College tuitions were never cheap, but they used to be much more affordable, particularly at mainstream state-funded institutions. But as tuition costs nationwide have soared, student loan debt has ballooned, and the Great Recession’s end is nowhere in sight, a new critical eye on the country’s broken higher education system has revealed plenty of room for improvement.
A recent series of articles in The Wall Street Journal highlighted many problems university systems across America grapple with, among them – bloated administration costs that jack up tuition prices.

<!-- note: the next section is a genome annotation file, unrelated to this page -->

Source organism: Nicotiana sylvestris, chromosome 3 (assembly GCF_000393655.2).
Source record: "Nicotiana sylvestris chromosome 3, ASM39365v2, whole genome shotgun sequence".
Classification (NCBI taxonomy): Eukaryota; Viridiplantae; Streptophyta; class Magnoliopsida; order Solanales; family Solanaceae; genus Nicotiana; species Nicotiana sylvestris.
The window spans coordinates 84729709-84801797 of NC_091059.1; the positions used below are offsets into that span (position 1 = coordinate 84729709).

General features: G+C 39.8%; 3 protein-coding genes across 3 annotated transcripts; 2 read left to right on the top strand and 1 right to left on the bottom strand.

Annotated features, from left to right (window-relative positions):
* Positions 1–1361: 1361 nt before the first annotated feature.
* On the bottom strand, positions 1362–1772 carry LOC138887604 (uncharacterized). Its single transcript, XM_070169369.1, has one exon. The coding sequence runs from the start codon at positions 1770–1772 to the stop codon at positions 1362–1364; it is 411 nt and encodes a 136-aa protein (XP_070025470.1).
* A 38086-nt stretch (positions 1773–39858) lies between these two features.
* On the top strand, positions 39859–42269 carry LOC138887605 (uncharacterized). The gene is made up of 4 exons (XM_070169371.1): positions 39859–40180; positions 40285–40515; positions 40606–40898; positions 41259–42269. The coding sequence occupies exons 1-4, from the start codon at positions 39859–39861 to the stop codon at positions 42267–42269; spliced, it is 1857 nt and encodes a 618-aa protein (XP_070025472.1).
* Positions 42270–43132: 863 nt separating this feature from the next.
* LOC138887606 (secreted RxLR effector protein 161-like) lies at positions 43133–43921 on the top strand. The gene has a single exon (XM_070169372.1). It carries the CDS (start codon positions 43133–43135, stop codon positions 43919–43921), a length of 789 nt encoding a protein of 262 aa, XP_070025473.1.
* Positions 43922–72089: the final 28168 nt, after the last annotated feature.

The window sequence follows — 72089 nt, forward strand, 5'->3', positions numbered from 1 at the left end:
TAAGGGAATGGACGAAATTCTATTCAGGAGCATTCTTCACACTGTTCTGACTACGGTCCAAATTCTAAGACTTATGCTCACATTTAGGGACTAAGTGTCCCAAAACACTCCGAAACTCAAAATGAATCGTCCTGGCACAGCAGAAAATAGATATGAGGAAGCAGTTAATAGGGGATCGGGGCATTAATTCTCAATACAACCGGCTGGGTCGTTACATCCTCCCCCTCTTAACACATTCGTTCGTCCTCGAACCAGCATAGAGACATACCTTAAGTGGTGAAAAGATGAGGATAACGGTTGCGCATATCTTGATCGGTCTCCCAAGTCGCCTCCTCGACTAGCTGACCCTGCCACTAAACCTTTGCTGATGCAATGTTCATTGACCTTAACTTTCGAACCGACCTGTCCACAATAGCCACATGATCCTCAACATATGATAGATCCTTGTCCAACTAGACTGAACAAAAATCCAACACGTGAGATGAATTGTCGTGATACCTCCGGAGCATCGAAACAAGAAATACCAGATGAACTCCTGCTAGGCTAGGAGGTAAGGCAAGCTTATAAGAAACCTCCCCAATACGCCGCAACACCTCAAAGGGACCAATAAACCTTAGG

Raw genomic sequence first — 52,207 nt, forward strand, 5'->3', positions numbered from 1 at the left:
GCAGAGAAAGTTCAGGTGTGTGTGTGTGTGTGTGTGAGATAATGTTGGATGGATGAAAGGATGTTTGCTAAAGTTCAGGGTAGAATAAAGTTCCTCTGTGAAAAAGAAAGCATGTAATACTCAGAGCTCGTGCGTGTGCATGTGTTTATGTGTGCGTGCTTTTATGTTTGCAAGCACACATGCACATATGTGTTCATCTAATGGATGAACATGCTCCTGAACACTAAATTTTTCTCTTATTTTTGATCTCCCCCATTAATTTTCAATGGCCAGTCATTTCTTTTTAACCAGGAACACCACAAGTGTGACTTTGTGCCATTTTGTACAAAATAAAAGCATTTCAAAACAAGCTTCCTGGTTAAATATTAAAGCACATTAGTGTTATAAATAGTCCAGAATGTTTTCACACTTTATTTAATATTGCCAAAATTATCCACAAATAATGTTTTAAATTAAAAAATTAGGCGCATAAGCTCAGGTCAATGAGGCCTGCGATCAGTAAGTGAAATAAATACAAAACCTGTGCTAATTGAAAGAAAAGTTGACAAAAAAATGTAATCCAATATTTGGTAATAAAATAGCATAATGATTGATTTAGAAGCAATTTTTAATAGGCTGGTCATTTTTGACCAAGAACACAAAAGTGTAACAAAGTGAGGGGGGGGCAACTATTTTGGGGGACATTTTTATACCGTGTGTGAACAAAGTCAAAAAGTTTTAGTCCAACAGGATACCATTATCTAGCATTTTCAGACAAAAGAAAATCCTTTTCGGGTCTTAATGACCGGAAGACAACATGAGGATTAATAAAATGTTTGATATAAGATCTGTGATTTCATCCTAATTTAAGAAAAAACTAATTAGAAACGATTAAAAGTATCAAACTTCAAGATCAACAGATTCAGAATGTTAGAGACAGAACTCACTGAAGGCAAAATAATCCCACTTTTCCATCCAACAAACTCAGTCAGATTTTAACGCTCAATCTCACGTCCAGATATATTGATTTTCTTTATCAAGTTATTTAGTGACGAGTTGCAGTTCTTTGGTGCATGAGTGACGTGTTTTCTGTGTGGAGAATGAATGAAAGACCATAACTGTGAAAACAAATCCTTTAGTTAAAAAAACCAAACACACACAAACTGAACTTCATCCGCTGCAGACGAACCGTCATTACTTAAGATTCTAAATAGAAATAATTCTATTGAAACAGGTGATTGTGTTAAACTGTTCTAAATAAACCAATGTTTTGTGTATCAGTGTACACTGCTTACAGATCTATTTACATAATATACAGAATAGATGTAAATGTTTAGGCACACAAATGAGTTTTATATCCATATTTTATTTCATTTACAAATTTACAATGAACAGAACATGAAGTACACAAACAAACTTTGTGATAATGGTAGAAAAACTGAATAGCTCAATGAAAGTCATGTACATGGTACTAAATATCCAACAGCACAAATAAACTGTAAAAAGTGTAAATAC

Scott Thurm’s Dec. 14 article “Who Can Still Afford State U?” notes that “administrative costs have soared nationwide, and many administrators have secured big pay increases.”
“Teaching loads have declined for tenured faculty at many schools, adding to costs,” Thurm continues. “Between 2001 and 2011, the Department of Education says, the number of managers at … universities grew 50 percent faster than the number of instructors. What’s more, schools have spent liberally on fancier dorms, dining halls and gyms to compete for students.
Meanwhile, times couldn’t be worse for adding new administration costs.
“Now, cash-strapped states across the country are cutting…
Source: The College Fix